While my book MicroCreativity: Basic Training is currently available through Amazon, perhaps you'd like a more personalized experience. If you like the idea of creativity coaching, available online, please message me and I will design a program for you along with all the support you need for your efforts.
My new book explains my theory of personal creativity and how you can improve it by practicing techniques that people working in creative industries use every day. Practice makes perfect, right? Learn a different technique every day for 30 days and you'll learn how to integrate creative methods into your daily life.
The concept of MicroCreativity (TM) focuses first and foremost on the individual:
That the individual is the catalyst for creativity and subsequent innovations
That all individuals are capable of creative activity to some extent
That the individual is responsible for enhancing their own personal creativity
That the individual should have easy access to resources and training that will help them become more creative
That the individual should be informed of the benefits and rewards of creative practice, which include (but not limited to) improved brain activity, stress reduction, and increased economic opportunities
I came across this paper on the Brookings Institute site. The title is "One Year After: Observations on the Rise of Innovation Districts" and is written by Bruce Katz, Jennifer S. Vey, and Julie Wagner. The concept is a good one. Create an area in an urban district that brings together a diverse group of companies and individual businesses that feed off each other in terms of innovation and development. Brainstorming at the macro level, if you will. This collaboration self-perpetuates by growing new businesses and creating jobs. If people are encouraged to stay in the area after hours this produces more opportunities to network and invites the cross-pollination of ideas. If located in a depressed urban area there is a potential to develop the area economically and increase tax revenue. Extend this idea further and now we have new educational opportunities, increased knowledge and a more motivated work force. This isn't a new idea. Artists and writers hanging out together in 19th and early 20th century Paris provided enough competition and motivation to create new ways of thinking. More recently, technology benefited greatly from the concentration of like-minded businesses in Silicon Valley. If the use of Innovation Districts, Artist's Colonies or Technological Corporate Parks stimulates the rise of innovations and personal creativity, then that sounds like a good idea to me.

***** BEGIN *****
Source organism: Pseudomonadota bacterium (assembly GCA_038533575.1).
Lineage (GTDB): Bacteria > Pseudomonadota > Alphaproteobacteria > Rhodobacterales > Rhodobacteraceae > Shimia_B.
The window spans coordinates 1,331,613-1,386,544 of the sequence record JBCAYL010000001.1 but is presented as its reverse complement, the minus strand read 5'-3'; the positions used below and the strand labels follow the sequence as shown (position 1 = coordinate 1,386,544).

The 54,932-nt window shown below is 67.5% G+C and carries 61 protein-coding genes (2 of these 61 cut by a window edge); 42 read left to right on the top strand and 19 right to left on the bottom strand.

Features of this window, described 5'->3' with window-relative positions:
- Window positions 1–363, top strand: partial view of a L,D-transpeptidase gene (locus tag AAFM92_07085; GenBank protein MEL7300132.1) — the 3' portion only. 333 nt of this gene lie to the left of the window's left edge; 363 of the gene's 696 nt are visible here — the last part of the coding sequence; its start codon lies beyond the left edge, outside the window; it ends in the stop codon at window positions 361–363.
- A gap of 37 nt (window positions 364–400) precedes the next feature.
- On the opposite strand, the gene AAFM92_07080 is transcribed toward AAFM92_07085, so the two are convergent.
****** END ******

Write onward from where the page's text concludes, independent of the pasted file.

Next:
To read this paper in its entirety, see the post here.